Фейсал

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  1. I disagree - I don't think it was much of an element in Daredevil Season 2. That was a pretty straight forward revenge story. Frank has a concise objective in mind, taking revenge on those directly responsible for the death of his family. It all feels entirely justified, none of it feels like he's going too far or fighting for the sake of fighting which is the case in The Punisher, and this the groundwork for his war on crime. The list of people he has to kill for revenge just gets bigger and bigger and it's ridiculous. The show's done great i'm pretty sure. If Iron Fist got a renewal I think The Punisher is safe; but they're stuffed with projects right now. Yeah I agree with that. We know she's important to Frank and we know what she meant to him which serves the purpose of the plot well enough. No particular scene stands out as being a retread of another, to be honest. If any in particular stand out i'd like to know. And I thought for a while that Sarah and Frank might actually fuck until the confrontation with Micro, and part of the reason why Frank/Micro is so compelling is how they legitimately hate each other until a change happens towards the end. The Sarah dynamic only added to that - Frank was being a genuine asshole out of spite. What do you envision as ''lasting consequences'' precisely? Frank's actual death? imprisonment for life? couldn't you paint the source material with the same brush? Frank commits plenty of violence, but that violence only makes him more miserable and pushes him further to the deep end. On the surface level these methods way ''work'' but I think the lasting consequence are in Frank's character and psyche. They all berate him for it, yes. They don't just show concern - Micro outright calls him a psychopath and pins the blame of his family's death on him. Karen tells him he'll just keep going and going with no return. Lewis is self explanatory. and point out time and time again how terrible his methods are. They go along with a lot of it out of mitigating reasons for the most part [Micro and Karen for instance are indebted to Frank] but my takeaway is the entire conflict of the show could have been solved in a different way if Frank wasn't so hell bent on killing everyone in sight.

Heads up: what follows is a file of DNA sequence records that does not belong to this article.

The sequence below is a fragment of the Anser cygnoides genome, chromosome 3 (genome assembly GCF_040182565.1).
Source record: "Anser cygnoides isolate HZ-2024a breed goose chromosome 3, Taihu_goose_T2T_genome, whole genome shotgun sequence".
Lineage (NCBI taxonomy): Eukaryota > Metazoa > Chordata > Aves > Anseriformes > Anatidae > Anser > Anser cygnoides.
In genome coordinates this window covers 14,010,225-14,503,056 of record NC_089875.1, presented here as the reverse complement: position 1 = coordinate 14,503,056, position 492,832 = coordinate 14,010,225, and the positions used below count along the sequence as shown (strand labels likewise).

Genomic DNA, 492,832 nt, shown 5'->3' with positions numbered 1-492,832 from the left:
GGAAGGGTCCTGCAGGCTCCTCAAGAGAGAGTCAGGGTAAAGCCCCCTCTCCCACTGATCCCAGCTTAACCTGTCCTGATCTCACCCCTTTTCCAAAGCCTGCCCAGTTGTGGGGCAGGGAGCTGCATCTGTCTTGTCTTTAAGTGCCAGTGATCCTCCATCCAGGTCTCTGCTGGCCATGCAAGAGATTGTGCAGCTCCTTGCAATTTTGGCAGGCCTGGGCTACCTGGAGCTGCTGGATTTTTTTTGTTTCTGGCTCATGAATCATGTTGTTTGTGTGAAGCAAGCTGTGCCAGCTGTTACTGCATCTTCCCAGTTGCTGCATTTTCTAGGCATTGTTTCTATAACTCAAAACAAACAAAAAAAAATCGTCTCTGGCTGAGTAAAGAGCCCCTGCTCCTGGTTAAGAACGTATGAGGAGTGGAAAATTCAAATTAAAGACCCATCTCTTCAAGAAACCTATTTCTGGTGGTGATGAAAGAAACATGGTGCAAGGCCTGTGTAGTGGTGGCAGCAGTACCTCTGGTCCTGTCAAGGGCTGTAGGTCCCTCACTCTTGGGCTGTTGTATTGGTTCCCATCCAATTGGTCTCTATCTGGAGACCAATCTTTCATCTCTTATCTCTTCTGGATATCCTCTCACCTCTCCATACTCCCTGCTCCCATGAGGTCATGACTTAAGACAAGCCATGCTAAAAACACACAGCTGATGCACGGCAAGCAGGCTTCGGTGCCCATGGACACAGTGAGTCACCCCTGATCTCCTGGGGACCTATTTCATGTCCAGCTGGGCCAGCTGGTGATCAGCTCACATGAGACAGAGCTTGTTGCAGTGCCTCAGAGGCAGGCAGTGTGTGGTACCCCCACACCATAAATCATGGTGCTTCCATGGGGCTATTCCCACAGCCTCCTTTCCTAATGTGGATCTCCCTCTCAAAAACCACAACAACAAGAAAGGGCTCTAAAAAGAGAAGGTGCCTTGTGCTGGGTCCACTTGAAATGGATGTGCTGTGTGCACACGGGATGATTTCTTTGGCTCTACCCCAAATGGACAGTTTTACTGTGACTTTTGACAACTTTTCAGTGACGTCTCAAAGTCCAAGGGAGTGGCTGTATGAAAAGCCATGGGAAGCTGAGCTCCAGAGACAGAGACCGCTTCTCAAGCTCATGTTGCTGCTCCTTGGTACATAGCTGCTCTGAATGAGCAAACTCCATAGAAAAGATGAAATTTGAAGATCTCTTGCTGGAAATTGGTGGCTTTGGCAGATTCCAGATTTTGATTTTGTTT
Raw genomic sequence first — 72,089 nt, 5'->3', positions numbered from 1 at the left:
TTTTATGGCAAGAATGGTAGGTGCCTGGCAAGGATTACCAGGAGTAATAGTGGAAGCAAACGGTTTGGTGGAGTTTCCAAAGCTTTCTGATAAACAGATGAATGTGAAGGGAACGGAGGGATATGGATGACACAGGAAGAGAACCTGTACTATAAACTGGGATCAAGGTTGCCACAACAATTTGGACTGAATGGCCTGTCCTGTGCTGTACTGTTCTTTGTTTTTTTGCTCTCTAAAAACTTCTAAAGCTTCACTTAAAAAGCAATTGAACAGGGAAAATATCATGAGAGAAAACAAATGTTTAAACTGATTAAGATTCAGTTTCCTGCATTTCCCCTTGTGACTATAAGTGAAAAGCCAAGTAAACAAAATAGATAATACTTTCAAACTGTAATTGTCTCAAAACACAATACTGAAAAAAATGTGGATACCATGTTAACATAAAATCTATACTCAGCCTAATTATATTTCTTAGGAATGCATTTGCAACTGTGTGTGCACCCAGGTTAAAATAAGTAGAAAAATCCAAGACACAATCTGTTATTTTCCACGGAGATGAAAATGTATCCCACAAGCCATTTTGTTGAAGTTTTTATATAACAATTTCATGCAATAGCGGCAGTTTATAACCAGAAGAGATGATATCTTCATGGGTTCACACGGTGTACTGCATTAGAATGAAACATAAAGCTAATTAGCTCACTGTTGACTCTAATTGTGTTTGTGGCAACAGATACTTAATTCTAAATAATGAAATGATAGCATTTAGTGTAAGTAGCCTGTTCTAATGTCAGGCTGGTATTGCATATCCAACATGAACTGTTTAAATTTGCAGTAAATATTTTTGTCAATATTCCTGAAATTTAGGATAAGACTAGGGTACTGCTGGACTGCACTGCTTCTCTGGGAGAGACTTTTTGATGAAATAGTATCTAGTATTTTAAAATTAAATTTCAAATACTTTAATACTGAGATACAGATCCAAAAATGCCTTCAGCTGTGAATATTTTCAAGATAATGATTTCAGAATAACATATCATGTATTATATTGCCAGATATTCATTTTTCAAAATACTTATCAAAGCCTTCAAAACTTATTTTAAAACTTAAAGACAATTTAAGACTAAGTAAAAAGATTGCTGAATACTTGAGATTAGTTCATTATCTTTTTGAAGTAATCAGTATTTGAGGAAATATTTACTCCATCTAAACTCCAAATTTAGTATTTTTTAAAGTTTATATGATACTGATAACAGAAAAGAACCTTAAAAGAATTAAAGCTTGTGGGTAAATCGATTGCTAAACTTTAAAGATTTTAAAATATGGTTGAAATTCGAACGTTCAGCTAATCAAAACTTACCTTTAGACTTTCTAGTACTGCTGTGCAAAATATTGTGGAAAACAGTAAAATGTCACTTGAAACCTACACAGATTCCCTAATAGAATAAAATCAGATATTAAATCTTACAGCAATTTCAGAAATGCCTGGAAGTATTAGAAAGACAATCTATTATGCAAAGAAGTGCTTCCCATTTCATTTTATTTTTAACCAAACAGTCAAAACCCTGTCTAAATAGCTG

2. I don't recall an instance where he let an innocent die in favor of taking down a criminal. If anything he's let plenty of oppurtinities pass by because of the presence of innocent people. They def. don't chase him around or care much for him at all. In the 2000 Punisher series - a big plot point of the first run was that the police don't pursue the Punisher because he makes their lives easier. In The Slavers; the NY[D has to fabricate a story about him beating up a bunch of cops to get the officers to pursue him. Right or wrong officers like him and what he does. All interpretations [even the terrible ones like giving him super powers and making him an angel of death] maintain that he's an anti hero. He never takes a truly villainous role maybe outside of his first Spider-Man appearance and even then he was far more nuanced than your average villain. I'd also say Dredd is an anti hero. Goals one could qualify as noble with dubious means of accomplishing them - and yes the main takeaway from The Punisher should be that he's not in the correct moral standing and I certainly got that from the show. What i'm proposing is that the series doesn't throw away Frank's war on crime nor does it ignore the mentality behind it, which is what's improtant. He is not engaging in it yet - but the series explores why it happens in the first place. We're dragged from person to person who Frank justifies going after in the name of revenge until you kind of start asking when he's gonna stop, and then you realize he's just never going to stop and that's how you end up a 60 year old serial killer with a kill count in the literal thousands some 30 years later. That's what the finale really is about. The flashback with Billy and the carousel helps humanize her, I think. And we know she's important to Frank. As for Sarah - each scene speaks for an aspect of losing someone you love which is what draws her and Frank together in the first place. The loneliness, the responsibility, the desire for attention and physical contact, dealing with kids; and that helps keep it from being repetitive. All the scenes with Karen. The scenes with Micro, as you pointed out. Such as when he asks him why he wouldn't work with Madani, and the scene where he calls him a psychopath. Lewis berating him for his hypocrisy. A few scenes with Madani too towards the end. I listed avenging his family and ending crime for that reason. Both goals are goals one can understand/sympathize with, wouldn't you agree? I'm not talking about Lewis here, but the other veteran in Curtis's support group. The old grouchy white guy who takes Lewis to a demonstration - he's you're stereotypical gun nut and it turns out he was a liar, a coward and a manipulator politicizing what war veterans go through for his own political gain. Lewis himself is a right wing psychopath going on bombing and shooting sprees. That is certainly not a good light to put the pro-gun position in; Micro who is one of the good guys has an aversion to fire arms as well. I think the purpose of Lewis is to make you look at Frank from a different perspective. You are correct one thing that separates someone like Lewis from frank is the difference in their cause and what you could describe as a code of honor - but Lewis is just following what Frank did. Vigilantism is rubbish because it depends on a person prejudice and bias. Lewis is acting on what he thinks is right, just like Frank is.